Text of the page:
The Cheshire Standard has much more on the story HERE.

Published in Marine Wildlife

RNLI fishing safety manager Frankie Horne has urged the fishing community to avail of safety training that is on offer for their crews and to ensure that their safety equipment is up to date.

It comes after the skipper of a fishing vessel that sank late last year off the Isle of Man has attributed their rescue to the safety training the crew had undertaken previously and to their lifejackets, which were fitted with personal locator beacons (PLBs).

On the evening of 23 November last year, the fishing vessel Polaris suffered a catastrophic hull failure in the Irish Sea off the west coast of the Isle of Man.

The vessel sank so rapidly that the skipper only had time to send out a Mayday to the coastguard and other surrounding fishing boats before the vessel became submerged.

The coastguard immediately launched two RNLI lifeboats, from Port St Mary and Port Erin, and a rescue helicopter. However, it was a local fishing vessel, Lynn Marie, which arrived first on scene.

The skipper and a crew member from Polaris had been in the water for at least 15-20 minutes before help arrived.

The skipper of the Lynn Marie feared the worst on arriving at the scene as the Polaris had already gone below the water. The skipper stopped his engine to listen for the crew of the Polaris, which proved a wise decision as he heard two men in the water shouting. The Lynn Marie crew located them with a search light and recovered them from the water.

‘I can tell you that there is no doubt that the lifejackets saved our lives’

Commenting on the rescue, Horne said: “After speaking with Gordon Mills, the skipper of the Polaris, and the crew of Lynn Marie on their arrival at Peel, it was quite clear that this could have been a very different story had the crew of both vessels not acted so professionally.

“The crew had attended safety training and wore lifejackets fitted with personal locator beacons which had increased their chances of survival.”

Gordon Mills, skipper of Polaris, added: “At no time did I feel our lives were in danger due to our training and equipment.

“We had a policy of wearing lifejackets on the working deck since attending refresher training, where I was shown a film involving fishermen wearing their normal working clothes, being put through their paces in the RNLI Survival Centre Environmental Pool, both with and without lifejackets in cold water with wave movement whilst attempting to recover themselves.”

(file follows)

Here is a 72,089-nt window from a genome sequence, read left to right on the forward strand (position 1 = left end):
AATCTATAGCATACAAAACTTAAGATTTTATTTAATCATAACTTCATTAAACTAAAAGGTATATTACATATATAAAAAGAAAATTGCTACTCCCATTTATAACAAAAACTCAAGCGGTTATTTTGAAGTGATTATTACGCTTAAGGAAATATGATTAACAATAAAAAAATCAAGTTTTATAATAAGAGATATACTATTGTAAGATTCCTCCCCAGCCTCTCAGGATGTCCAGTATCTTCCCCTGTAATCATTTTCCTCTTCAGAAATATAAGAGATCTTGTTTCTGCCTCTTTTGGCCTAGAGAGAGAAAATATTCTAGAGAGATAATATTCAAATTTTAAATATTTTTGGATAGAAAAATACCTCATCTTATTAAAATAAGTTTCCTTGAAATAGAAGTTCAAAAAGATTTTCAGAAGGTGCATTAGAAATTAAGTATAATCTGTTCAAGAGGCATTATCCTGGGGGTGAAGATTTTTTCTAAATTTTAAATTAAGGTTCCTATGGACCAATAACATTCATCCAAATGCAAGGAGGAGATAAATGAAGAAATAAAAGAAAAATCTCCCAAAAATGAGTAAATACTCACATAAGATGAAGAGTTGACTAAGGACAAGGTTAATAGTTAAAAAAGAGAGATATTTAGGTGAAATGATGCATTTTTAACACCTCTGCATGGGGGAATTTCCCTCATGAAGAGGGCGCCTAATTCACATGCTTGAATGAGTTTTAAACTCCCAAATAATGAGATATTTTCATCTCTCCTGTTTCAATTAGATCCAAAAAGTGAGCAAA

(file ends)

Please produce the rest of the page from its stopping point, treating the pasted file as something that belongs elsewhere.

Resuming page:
Mills added: “To see fishermen struggling in a controlled environment and only lasting a few minutes or in some cases a few seconds without the lifejacket makes you think about your own safety.

“I can tell you that there is no doubt that the lifejackets saved our lives. We wouldn’t have even been afloat for the crew of fishing vessel Lynn Marie to recover us from the water had we not been wearing them.

“I would encourage all fishermen to start wearing their lifejackets while on deck — you just never know when you might need it.”

Published in Water Safety

On the Irish Sea the biggest ferry operator in this market area has confirmed that there will be checks, inspections and some new infrastructure for trade, and it wants to know what the UK government will pay for.

The plans, according to BBC News, will affect both trade with the Republic of Ireland and within the UK between Great Britain and Northern Ireland, as a result of Brexit.

Stena Line said that its working assumption was that new checks would be carried out in British ports.

Stena boss Ian Hampton told the BBC that though a managed exit was "positive" and the extent of new procedures could be lessened with a strong deal, "there's a border, and the border requires checks".

The border will be down the Irish sea, he said. And while his company won't be doing them, it will have to provide room for officials to do the checks, he said.

As well as operating a fleet of ferries connecting Great Britain to the island of Ireland, Stena also owns three ports on the route, and wants to know the physical changes required on what has, until now, been seamless trade.